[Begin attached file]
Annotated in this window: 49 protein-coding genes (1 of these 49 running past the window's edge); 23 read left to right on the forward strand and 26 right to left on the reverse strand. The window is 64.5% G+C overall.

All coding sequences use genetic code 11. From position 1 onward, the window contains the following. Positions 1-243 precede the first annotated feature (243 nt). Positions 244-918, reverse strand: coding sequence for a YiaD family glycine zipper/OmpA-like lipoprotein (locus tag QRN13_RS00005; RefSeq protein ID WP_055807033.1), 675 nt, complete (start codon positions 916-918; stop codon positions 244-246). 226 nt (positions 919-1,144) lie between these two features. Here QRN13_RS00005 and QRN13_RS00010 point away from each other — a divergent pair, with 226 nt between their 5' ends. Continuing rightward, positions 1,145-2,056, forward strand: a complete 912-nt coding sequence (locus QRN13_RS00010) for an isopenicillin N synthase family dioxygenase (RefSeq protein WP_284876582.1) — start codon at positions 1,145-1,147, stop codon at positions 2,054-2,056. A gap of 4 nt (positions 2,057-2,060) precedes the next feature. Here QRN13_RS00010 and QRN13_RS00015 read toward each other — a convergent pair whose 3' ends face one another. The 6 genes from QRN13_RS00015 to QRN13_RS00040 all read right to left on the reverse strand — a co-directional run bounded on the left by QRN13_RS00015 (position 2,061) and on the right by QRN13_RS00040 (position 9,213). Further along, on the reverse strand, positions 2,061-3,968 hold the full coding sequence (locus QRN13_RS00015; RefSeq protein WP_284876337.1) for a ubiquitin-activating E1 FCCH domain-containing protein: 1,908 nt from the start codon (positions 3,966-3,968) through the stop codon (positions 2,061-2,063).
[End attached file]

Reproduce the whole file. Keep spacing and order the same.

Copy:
Annotated in this window: 49 protein-coding genes (1 of these 49 running past the window's edge); 23 read left to right on the forward strand and 26 right to left on the reverse strand. The window is 64.5% G+C overall.

All coding sequences use genetic code 11. From position 1 onward, the window contains the following. Positions 1-243 precede the first annotated feature (243 nt). Positions 244-918, reverse strand: coding sequence for a YiaD family glycine zipper/OmpA-like lipoprotein (locus tag QRN13_RS00005; RefSeq protein ID WP_055807033.1), 675 nt, complete (start codon positions 916-918; stop codon positions 244-246). 226 nt (positions 919-1,144) lie between these two features. Here QRN13_RS00005 and QRN13_RS00010 point away from each other — a divergent pair, with 226 nt between their 5' ends. Continuing rightward, positions 1,145-2,056, forward strand: a complete 912-nt coding sequence (locus QRN13_RS00010) for an isopenicillin N synthase family dioxygenase (RefSeq protein WP_284876582.1) — start codon at positions 1,145-1,147, stop codon at positions 2,054-2,056. A gap of 4 nt (positions 2,057-2,060) precedes the next feature. Here QRN13_RS00010 and QRN13_RS00015 read toward each other — a convergent pair whose 3' ends face one another. The 6 genes from QRN13_RS00015 to QRN13_RS00040 all read right to left on the reverse strand — a co-directional run bounded on the left by QRN13_RS00015 (position 2,061) and on the right by QRN13_RS00040 (position 9,213). Further along, on the reverse strand, positions 2,061-3,968 hold the full coding sequence (locus QRN13_RS00015; RefSeq protein WP_284876337.1) for a ubiquitin-activating E1 FCCH domain-containing protein: 1,908 nt from the start codon (positions 3,966-3,968) through the stop codon (positions 2,061-2,063).